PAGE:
On the occasion of International Women’s Day, the International Council of Nurses (ICN) is highlighting the key role of nurses in helping rural women and girls access healthcare services. The specific concerns of women in rural areas will be discussed at the upcoming 62nd session of the UN Commission on the Status of Women, which ICN will attend on 12-23 March.
As reported in ICN’s International Nurses Day (IND) toolkit, which was launched on 27 February, “People living in rural areas often have poorer general health than those living in metropolitan areas due to significant differences in the social determinants of health.“ The concern for the urban-rural gap is of significance for the health sector as the factors that contribute to inequality in educational attainments, income and living standards all converge and result in poorer health standards.
Health services and health professionals are increasingly centralised in urban areas. Often, the only health professionals working in remote areas are nurses, who consequently take on multiple roles across specialties to best deliver care and provide a link with other allied health workers. It is estimated that half of the world’s population live in rural areas, yet these areas are served by less than 38% of the total nursing workforce. In some countries it is even less than this.
As a direct result, women are also more affected by this systemic phenomenon, being at greater risks of neglect in their sexual and reproductive health, body integrity and abuse. They are more likely to be denied an education and to be married underaged; two factors that increase their risks of contracting sexually transmitted infections (STIs), having unplanned pregnancies and other related health complications.
“Lack of access to services, low socio-economic status and societal values that tolerate violence, sexual abuse and other violations of women’s rights have a direct impact on the health of women and girls,” said Professor Thomas Kearns, ICN’s Interim Chief Executive Officer. “Nurses can have a significant impact on strengthening women’s capacity to exercise increased control over their lives and living conditions.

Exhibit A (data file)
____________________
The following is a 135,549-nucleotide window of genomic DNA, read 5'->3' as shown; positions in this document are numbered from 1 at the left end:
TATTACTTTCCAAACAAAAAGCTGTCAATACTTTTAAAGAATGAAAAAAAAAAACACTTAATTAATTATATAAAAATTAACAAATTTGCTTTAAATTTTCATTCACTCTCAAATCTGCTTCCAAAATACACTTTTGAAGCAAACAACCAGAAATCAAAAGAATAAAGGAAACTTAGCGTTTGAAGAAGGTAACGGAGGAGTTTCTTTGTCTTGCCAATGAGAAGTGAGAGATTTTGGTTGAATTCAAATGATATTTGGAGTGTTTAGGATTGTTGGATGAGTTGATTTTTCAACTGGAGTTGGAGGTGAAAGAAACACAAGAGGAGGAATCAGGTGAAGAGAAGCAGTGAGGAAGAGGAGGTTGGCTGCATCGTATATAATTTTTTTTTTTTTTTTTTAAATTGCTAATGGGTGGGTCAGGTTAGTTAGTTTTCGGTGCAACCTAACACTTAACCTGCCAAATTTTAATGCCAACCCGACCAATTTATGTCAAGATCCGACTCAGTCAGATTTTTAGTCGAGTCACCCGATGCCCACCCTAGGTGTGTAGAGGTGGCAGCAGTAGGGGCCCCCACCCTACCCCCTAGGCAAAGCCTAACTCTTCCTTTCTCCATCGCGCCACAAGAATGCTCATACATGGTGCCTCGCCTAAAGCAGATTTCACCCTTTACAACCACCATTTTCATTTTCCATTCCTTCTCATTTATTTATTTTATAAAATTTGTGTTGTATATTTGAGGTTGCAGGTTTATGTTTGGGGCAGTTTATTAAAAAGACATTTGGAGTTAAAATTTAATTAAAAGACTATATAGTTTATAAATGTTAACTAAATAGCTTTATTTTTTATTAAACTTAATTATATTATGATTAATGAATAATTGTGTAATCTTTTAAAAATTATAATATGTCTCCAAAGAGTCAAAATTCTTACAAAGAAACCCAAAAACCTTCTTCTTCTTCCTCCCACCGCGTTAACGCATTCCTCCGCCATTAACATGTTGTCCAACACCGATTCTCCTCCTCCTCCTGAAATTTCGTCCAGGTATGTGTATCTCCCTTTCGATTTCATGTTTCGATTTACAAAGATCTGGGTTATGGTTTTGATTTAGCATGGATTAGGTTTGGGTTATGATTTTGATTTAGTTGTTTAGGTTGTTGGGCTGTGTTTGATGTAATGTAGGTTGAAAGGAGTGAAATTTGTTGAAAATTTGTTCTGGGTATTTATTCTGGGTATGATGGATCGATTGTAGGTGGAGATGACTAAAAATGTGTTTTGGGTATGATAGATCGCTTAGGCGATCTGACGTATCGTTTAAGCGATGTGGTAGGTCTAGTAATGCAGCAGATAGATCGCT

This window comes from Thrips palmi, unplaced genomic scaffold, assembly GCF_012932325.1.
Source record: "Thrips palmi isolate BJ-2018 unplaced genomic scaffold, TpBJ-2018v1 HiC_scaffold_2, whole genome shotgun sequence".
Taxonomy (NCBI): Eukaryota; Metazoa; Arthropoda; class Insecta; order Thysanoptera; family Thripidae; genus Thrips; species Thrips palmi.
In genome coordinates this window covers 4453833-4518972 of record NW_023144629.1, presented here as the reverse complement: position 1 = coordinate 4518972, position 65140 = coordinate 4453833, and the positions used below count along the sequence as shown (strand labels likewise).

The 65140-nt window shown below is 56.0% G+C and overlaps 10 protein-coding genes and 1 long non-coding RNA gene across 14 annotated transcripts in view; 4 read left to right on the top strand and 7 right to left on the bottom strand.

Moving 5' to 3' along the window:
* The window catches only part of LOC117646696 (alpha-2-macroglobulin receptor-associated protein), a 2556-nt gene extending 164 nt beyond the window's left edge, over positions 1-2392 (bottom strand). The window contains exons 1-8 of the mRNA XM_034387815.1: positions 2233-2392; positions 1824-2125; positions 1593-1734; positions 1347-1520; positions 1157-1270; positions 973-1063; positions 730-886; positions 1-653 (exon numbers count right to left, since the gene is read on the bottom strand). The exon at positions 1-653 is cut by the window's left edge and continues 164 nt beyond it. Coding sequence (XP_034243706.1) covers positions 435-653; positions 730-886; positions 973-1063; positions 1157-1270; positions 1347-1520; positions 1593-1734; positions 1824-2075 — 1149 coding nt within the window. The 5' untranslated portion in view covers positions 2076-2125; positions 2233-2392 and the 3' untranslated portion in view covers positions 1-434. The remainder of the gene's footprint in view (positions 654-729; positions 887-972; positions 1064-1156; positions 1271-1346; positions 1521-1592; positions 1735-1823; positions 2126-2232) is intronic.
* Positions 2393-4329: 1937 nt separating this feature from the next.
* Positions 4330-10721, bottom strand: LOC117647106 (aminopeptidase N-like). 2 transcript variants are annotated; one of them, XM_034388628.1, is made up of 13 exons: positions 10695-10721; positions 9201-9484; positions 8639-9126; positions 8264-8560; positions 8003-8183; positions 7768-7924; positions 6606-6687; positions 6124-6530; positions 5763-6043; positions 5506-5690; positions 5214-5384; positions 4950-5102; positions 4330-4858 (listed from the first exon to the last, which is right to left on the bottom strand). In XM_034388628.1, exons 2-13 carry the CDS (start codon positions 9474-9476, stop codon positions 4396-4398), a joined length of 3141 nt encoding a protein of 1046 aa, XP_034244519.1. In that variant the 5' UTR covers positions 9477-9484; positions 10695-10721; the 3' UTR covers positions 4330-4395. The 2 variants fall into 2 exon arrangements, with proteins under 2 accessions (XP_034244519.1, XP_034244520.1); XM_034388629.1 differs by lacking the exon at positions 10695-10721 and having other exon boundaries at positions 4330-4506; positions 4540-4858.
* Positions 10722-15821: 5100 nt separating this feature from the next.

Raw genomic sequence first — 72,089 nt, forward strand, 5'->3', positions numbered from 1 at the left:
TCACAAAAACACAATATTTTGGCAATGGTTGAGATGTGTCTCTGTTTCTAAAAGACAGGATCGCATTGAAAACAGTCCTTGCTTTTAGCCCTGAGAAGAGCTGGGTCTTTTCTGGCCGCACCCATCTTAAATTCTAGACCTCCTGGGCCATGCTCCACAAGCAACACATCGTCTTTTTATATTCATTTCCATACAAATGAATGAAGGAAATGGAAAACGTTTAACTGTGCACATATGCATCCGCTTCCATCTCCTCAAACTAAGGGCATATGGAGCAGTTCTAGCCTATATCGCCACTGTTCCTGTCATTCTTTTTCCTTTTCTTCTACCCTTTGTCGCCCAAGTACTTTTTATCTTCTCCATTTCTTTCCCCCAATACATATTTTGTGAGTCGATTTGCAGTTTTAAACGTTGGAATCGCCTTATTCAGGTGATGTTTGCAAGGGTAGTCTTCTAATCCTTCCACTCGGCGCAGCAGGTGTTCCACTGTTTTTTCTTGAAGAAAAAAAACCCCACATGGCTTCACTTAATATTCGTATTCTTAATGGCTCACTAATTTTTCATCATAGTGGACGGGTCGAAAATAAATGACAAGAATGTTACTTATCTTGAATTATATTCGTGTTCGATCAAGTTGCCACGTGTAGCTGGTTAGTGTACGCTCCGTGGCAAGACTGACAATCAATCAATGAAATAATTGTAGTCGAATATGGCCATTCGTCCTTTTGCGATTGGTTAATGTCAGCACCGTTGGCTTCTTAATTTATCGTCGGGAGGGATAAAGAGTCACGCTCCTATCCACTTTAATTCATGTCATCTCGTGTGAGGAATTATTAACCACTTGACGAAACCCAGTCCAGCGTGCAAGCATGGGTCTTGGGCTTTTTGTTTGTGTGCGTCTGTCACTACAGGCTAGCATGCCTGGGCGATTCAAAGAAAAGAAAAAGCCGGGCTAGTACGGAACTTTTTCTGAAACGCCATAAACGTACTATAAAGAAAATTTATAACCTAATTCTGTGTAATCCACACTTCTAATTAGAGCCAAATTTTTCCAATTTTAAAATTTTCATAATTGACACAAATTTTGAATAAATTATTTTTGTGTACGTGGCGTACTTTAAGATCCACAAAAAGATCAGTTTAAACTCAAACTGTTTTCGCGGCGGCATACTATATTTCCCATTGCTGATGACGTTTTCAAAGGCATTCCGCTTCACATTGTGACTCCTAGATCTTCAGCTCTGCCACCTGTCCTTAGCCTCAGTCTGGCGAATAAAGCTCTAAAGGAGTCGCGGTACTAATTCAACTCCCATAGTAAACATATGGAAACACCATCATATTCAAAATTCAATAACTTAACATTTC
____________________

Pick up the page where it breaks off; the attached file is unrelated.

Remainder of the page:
According to Katja Iversen, President/CEO of Women Deliver, “Girls’ and women’s sexual and reproductive health and rights are a prerequisite for a healthy population and a healthy planet. Whether treating diabetes in pregnancy, screening for STIs, or educating on contraception, nurses are powerful agents of change upholding health and human rights on the frontline, ensuring progress for all.”
Given the important role nurses play in bridging the health service gap to these remote locations, the need to support them is even more crucial as it requires not only effective skills and quality education but also recognition of their status and decision-making abilities to allow them to carry out their role to their full potential.
Case studies in the International Nurses’ Day report highlight contributions and innovative models of care led by nurses all over the world and unique to the profession’s holistic approach. One such case study is that of the nurses working on the Mercy Ships, an international organisation operating a fleet of hospital ships in developing nations. The nurses provide free health services - particularly maternal and child care – to communities with little or no access to affordable care.
Another example comes from Australia, where “flying” mental health nurses provide specialist mental health care for people with severe and complex mental illness who live in remote and isolated areas.
Note for Editors
The International Council of Nurses (ICN) is a federation of more than 130 national nurses associations representing the millions of nurses worldwide. Operated by nurses and leading nursing internationally, ICN works to ensure quality care for all and sound health policies globally.
For further information contact Julie Clerget at: email@example.com Tel: +41 22 908 0100 www.icn.ch www.icncongress.com @ICNurses #ICN2018
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